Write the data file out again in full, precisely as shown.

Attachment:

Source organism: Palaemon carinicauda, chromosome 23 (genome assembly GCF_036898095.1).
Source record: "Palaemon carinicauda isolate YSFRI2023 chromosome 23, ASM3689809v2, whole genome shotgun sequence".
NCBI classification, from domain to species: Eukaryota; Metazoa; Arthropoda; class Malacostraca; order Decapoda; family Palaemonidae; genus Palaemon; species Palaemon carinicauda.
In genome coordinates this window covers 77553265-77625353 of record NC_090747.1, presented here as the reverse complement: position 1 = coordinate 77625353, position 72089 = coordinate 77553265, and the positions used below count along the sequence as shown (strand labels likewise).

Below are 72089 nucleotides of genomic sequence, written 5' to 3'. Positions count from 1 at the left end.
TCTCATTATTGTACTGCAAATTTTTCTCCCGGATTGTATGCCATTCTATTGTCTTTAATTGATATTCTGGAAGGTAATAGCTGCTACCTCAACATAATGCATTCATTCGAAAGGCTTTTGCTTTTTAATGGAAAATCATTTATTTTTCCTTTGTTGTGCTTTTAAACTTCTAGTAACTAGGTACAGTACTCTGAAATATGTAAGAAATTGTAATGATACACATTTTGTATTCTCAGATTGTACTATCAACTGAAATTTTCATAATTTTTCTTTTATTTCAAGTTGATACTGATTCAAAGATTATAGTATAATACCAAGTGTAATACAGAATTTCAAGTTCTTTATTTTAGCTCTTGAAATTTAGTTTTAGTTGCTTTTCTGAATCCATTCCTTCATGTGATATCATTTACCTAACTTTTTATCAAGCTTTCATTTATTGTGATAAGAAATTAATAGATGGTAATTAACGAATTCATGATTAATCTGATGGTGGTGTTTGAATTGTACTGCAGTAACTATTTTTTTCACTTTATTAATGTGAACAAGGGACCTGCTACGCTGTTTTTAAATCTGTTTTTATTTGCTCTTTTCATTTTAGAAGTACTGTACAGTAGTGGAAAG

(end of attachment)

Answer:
Source organism: Palaemon carinicauda, chromosome 23 (genome assembly GCF_036898095.1).
Source record: "Palaemon carinicauda isolate YSFRI2023 chromosome 23, ASM3689809v2, whole genome shotgun sequence".
NCBI classification, from domain to species: Eukaryota; Metazoa; Arthropoda; class Malacostraca; order Decapoda; family Palaemonidae; genus Palaemon; species Palaemon carinicauda.
In genome coordinates this window covers 77553265-77625353 of record NC_090747.1, presented here as the reverse complement: position 1 = coordinate 77625353, position 72089 = coordinate 77553265, and the positions used below count along the sequence as shown (strand labels likewise).

Below are 72089 nucleotides of genomic sequence, written 5' to 3'. Positions count from 1 at the left end.
TCTCATTATTGTACTGCAAATTTTTCTCCCGGATTGTATGCCATTCTATTGTCTTTAATTGATATTCTGGAAGGTAATAGCTGCTACCTCAACATAATGCATTCATTCGAAAGGCTTTTGCTTTTTAATGGAAAATCATTTATTTTTCCTTTGTTGTGCTTTTAAACTTCTAGTAACTAGGTACAGTACTCTGAAATATGTAAGAAATTGTAATGATACACATTTTGTATTCTCAGATTGTACTATCAACTGAAATTTTCATAATTTTTCTTTTATTTCAAGTTGATACTGATTCAAAGATTATAGTATAATACCAAGTGTAATACAGAATTTCAAGTTCTTTATTTTAGCTCTTGAAATTTAGTTTTAGTTGCTTTTCTGAATCCATTCCTTCATGTGATATCATTTACCTAACTTTTTATCAAGCTTTCATTTATTGTGATAAGAAATTAATAGATGGTAATTAACGAATTCATGATTAATCTGATGGTGGTGTTTGAATTGTACTGCAGTAACTATTTTTTTCACTTTATTAATGTGAACAAGGGACCTGCTACGCTGTTTTTAAATCTGTTTTTATTTGCTCTTTTCATTTTAGAAGTACTGTACAGTAGTGGAAAG